|Publication number||US6997244 B2|
|Application number||US 10/892,223|
|Publication date||Feb 14, 2006|
|Filing date||Jul 16, 2004|
|Priority date||Jul 16, 2004|
|Also published as||US20060011328|
|Publication number||10892223, 892223, US 6997244 B2, US 6997244B2, US-B2-6997244, US6997244 B2, US6997244B2|
|Original Assignee||Hsu Hul-Chun|
|Export Citation||BiBTeX, EndNote, RefMan|
|Patent Citations (10), Referenced by (19), Classifications (9), Legal Events (3)|
|External Links: USPTO, USPTO Assignment, Espacenet|
The present invention relates in general to a wick structure of a heat pipe, and more particularly, to a composite wick structure of a heat pipe having a tube circumferential surface in contact with a heat source, and the wick structure including a plurality of grooves and a sintered-powder attachment.
Having the features of high heat transmission capability, high-speed heat conductance, high thermal conductivity, light weight, mobile-elements free, simple structure, the versatile application, and low power for heat transmission, heat pipes have been popularly applied in heat dissipation devices in the industry. The conventional heat pipe includes a wick structure on an internal sidewall of the tubular member. The wick structure typically includes the sintered powder to aid in transmission of working fluid.
The fine and dense structure of the powder-sintered wick structure provides better capillary force for reflow of the liquid-state working fluid. However, during fabrication, an axial rod has to be inserted into the tubular member to serve as a support member of the wick structure during the sintering process, so as to avoid collapse of the powder which has not been sintered yet. Therefore, normally the thickness of the sintered powder wick structure is thicker. Consequently, the capillary thermal resistance is increased to be disadvantageous for the heat transmission. Further, requirement of the axial rod hinders the mass production of the heat pipe and causes fabrication and quality issues of the heat pipe.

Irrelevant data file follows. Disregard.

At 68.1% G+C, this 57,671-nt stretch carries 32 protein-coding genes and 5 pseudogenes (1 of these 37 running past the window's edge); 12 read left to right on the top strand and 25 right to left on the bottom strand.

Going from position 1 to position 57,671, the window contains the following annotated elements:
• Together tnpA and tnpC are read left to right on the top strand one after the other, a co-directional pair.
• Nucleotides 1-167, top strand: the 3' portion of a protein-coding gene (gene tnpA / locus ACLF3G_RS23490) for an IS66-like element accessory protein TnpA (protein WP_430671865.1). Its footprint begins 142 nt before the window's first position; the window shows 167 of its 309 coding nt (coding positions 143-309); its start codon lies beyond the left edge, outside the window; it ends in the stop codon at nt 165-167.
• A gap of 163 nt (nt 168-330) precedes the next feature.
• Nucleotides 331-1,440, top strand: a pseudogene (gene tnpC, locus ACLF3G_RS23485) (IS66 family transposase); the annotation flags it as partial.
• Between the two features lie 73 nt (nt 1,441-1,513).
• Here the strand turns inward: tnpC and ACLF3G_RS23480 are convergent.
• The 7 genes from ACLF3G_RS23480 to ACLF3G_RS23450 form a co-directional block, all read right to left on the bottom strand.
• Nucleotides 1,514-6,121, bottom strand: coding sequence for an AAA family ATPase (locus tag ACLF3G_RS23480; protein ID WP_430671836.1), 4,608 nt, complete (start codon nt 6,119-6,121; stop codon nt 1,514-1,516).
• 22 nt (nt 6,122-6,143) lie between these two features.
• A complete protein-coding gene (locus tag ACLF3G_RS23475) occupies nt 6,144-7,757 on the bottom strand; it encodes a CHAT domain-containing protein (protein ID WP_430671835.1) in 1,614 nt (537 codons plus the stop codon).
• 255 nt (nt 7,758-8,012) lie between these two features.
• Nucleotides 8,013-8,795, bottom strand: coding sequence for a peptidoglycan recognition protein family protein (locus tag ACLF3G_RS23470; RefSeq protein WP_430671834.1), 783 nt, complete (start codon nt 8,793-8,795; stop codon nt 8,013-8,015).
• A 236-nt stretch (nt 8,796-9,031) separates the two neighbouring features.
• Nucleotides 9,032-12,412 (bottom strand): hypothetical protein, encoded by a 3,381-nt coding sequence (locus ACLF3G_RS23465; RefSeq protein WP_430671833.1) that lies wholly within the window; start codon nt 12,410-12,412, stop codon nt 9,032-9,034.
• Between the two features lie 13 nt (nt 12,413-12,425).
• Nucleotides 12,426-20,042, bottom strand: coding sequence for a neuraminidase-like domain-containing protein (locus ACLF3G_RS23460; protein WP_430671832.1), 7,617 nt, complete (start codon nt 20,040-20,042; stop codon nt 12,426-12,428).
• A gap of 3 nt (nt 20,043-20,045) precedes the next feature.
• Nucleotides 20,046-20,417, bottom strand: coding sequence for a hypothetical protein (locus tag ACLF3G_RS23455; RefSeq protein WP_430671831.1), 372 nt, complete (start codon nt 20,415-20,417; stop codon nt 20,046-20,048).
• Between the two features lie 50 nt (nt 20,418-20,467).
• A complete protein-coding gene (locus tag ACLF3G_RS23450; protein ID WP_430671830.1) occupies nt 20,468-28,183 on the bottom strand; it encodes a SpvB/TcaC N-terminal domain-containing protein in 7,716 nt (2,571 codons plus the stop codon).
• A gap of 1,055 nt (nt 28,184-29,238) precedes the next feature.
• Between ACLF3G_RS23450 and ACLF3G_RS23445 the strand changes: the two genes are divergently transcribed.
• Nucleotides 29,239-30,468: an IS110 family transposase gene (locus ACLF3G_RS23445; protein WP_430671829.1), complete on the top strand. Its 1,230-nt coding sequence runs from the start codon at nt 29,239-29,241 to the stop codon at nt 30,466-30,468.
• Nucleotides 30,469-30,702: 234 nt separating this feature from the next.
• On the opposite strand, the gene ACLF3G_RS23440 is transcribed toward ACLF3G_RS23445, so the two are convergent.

Thus, there still is a need in the art to address the aforementioned deficiencies and inadequacies.
The present invention provides a composite wick structure of a heat pipe. The heat pipe is applied by a tube circumferential surface in contact with a heat source. The composite wick structure includes a plurality of grooves and a sintered-powder attachment, such that the transmission capability of the wick structure is maintained, and the heat conduction performance of the heat pipe is improved, while the problems with the caused by the axial rod are resolved.
Accordingly, the heat pipe includes a tubular member and a wick structure having a plurality of grooves and a sintered-powder layer. The grooves are longitudinally formed on the internal sidewall of the tubular member. The sintered-powder layer filled in the grooves is attached to at least a portion of the internal sidewall of the tubular member.
These and other objectives of the present invention will become obvious to those of ordinary skill in the art after reading the following detailed description of preferred embodiments.
It is to be understood that both the foregoing general description and the following detailed description are exemplary, and are intended to provide further explanation of the invention as claimed.
These as well as other features of the present invention will become more apparent upon reference to the drawings therein:
Referring now to the drawings wherein the showings are for purpose of illustrating preferred embodiments of the present invention only, and not for purposes of limiting the same,